Cross examined Serge’s mouth again, taking particular time on the left side where the rough patch was the day before. He looked and probed way in the back under her tongue and after a short while spotted what he had anticipated. After some more probing and after trying three different dental tools, he was able to extract a parasite.
His assistants took pictures and Cross said that if he was correct, it would be a very rare diagnosis with only 60 people in the world having had it and only 14 in the United States.
Cross referred Serge to Dr. Dorothy Garner, an infectious disease specialist at Carilion Clinic in Roanoke.
Serge said Cross called early the next morning to see how she was and to say he was almost certain of the type of parasite she had. They also chatted about the previous day’s “adventure.”
On April 16, Serge had an appointment with Garner. Serge said she received the red carpet treatment when she arrived. “The staff was so excited and happy to see me,” she said. “I never thought having a parasite would bring me so much attention.”
In a phone interview, Garner described Serge’s case as something new and different since the situation is so rare and something that’s just read about in books.
Serge said that Garner examined her, took her history and listened to her story about the rough patch. Garner said Serge had Gongylonema pulchrum and gave her a brief history of the occurrence of the parasite in the U.S., noting a man in Georgia and one in Williamsburg have had it.
Garner said Serge’s case was a very rare incident and called Serge an accidental host. Garner had spoken with Cross, Parulis and Jonathan Allan, a biologist in Williamsburg, who also had the parasite and they all thought most likely the parasite was a Gongylonema pulchrum.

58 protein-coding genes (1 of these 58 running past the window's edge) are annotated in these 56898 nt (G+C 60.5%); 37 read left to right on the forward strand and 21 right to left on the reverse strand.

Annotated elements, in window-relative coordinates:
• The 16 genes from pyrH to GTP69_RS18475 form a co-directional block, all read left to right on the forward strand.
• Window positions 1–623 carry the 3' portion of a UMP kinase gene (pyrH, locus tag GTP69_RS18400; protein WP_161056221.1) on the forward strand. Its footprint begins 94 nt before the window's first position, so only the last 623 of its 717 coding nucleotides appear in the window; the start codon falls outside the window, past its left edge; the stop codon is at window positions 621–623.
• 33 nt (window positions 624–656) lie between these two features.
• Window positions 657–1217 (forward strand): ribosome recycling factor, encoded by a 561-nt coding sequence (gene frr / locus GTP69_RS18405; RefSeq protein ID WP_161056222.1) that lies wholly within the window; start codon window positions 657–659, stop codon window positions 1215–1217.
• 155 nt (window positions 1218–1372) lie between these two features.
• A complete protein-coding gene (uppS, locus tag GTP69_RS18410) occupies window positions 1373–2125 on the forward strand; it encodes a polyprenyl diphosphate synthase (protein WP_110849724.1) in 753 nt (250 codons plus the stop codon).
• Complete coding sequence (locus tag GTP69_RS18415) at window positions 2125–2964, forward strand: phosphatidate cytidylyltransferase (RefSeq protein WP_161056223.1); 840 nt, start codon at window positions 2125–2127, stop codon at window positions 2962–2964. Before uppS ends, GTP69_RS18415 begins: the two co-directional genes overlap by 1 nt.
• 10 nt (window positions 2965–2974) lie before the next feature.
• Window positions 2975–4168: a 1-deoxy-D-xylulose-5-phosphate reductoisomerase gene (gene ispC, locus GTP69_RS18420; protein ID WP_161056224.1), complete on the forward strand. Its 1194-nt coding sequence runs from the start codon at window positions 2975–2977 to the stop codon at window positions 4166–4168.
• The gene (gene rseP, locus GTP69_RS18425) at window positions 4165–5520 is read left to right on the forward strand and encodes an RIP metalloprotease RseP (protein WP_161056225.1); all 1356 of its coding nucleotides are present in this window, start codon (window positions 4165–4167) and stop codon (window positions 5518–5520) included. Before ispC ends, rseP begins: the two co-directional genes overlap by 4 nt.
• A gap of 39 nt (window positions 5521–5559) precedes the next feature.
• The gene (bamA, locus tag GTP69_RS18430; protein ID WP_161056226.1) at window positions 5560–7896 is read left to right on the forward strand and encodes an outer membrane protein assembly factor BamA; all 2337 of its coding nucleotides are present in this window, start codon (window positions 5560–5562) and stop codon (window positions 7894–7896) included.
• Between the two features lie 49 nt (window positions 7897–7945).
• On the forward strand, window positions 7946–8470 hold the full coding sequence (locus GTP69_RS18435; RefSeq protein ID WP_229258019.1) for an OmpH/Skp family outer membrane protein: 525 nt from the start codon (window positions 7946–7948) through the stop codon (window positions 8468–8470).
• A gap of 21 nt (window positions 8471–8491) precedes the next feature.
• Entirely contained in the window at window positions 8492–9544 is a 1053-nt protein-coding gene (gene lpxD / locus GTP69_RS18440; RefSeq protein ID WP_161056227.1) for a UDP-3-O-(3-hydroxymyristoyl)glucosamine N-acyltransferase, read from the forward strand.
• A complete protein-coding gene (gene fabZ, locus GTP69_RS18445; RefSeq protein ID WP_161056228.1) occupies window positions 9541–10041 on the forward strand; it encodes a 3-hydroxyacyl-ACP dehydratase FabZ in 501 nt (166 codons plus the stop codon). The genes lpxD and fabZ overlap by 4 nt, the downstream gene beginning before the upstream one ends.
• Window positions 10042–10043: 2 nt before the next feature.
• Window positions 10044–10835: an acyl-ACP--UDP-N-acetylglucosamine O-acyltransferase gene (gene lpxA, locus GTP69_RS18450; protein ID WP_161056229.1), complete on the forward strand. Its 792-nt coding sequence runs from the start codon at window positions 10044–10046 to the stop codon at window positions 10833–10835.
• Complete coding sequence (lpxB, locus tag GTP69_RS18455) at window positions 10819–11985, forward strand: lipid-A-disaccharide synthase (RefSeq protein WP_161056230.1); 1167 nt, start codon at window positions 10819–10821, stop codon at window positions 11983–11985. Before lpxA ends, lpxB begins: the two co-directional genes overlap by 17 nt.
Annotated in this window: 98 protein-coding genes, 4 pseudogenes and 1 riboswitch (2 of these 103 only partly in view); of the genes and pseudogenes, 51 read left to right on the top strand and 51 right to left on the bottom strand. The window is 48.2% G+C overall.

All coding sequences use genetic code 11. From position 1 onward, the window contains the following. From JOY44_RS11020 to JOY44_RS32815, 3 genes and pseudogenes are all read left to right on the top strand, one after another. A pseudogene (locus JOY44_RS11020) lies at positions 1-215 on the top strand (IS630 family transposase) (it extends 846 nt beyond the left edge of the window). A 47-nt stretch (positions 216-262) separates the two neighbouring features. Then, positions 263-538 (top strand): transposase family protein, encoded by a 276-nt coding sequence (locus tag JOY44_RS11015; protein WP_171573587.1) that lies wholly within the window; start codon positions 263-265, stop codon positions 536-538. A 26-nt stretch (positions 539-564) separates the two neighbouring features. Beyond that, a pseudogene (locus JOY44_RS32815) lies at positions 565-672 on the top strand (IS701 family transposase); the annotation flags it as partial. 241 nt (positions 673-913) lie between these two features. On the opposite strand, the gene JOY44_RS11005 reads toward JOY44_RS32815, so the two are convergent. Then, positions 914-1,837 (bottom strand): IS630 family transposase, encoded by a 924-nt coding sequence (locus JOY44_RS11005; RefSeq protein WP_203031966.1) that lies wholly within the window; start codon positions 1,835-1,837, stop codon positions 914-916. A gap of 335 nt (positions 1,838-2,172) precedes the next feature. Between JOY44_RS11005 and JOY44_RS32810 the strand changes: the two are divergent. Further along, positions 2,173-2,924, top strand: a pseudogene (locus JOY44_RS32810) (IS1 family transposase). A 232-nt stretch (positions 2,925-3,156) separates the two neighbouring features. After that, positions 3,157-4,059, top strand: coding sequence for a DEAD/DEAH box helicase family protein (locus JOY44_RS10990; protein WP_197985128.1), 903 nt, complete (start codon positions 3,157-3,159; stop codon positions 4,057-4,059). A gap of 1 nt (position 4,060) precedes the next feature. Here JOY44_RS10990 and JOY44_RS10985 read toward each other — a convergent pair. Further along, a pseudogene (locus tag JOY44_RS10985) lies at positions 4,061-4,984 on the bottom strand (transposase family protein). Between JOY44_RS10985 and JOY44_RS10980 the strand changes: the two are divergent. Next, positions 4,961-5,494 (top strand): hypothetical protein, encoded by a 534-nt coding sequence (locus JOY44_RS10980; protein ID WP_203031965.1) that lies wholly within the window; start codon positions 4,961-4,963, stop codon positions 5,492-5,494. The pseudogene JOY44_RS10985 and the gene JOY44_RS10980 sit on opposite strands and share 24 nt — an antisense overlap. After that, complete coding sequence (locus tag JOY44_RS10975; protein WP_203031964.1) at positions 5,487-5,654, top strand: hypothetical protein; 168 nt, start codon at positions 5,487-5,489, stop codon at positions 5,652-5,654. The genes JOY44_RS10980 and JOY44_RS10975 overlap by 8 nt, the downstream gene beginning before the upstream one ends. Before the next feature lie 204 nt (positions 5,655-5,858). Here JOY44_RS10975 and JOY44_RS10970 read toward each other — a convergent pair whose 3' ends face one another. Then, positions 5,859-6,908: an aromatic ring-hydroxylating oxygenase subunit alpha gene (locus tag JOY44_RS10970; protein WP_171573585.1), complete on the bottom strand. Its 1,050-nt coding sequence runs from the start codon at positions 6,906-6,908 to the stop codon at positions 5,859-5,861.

Garner ordered bloodwork, which came back as normal, and a three-day stool sample, which came back as negative.
Serge expressed her gratitude for Cross’s efforts and concern regarding her case, noting the time he spent researching and calling to check on her. “That’s what makes him special.”
Serge said she never felt fearful about her condition knowing how attentive Cross had been to her well-being. “I had so much faith in him. I was in good hands. I never worried one second.”
Garner also had praise for Cross, saying since so many people have never seen or heard about Gongylonema pulchrum in humans, there are very few who are considered experts. “Dr. Cross gets all the credit.”
Even though Serge said her case was “so rare no one else should have to ever worry about getting it,” she does think dentists really need to know about it.
Cross said that even with the case being so rare, it’s good to be cognizant about it should a patient come in complaining of a rough patch. “A dentist is the first line of defense for oral health,” he said.
“I honestly just think it was my job, my responsibility to gather the information to treat her properly as a patient,” Cross added about what it’s like to be part of such a rare discovery.